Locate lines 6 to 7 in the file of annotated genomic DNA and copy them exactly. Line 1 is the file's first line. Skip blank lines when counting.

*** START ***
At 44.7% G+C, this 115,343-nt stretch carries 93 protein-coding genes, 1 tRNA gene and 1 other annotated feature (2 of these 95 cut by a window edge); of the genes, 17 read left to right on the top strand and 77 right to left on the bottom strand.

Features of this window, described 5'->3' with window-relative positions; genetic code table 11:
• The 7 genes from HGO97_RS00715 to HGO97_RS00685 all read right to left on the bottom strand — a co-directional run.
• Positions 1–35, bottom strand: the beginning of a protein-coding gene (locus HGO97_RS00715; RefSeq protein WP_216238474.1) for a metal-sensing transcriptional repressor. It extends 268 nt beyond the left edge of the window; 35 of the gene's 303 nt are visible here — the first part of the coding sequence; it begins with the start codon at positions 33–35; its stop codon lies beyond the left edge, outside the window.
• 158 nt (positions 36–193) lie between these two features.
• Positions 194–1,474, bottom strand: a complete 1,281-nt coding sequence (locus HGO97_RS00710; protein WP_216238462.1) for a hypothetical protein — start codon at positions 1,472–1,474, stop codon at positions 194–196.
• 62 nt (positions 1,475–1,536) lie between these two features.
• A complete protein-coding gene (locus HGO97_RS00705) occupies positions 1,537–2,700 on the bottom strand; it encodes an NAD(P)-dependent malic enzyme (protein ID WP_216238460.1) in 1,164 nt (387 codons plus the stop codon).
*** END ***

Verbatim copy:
• Positions 194–1,474, bottom strand: a complete 1,281-nt coding sequence (locus HGO97_RS00710; protein WP_216238462.1) for a hypothetical protein — start codon at positions 1,472–1,474, stop codon at positions 194–196.
• 62 nt (positions 1,475–1,536) lie between these two features.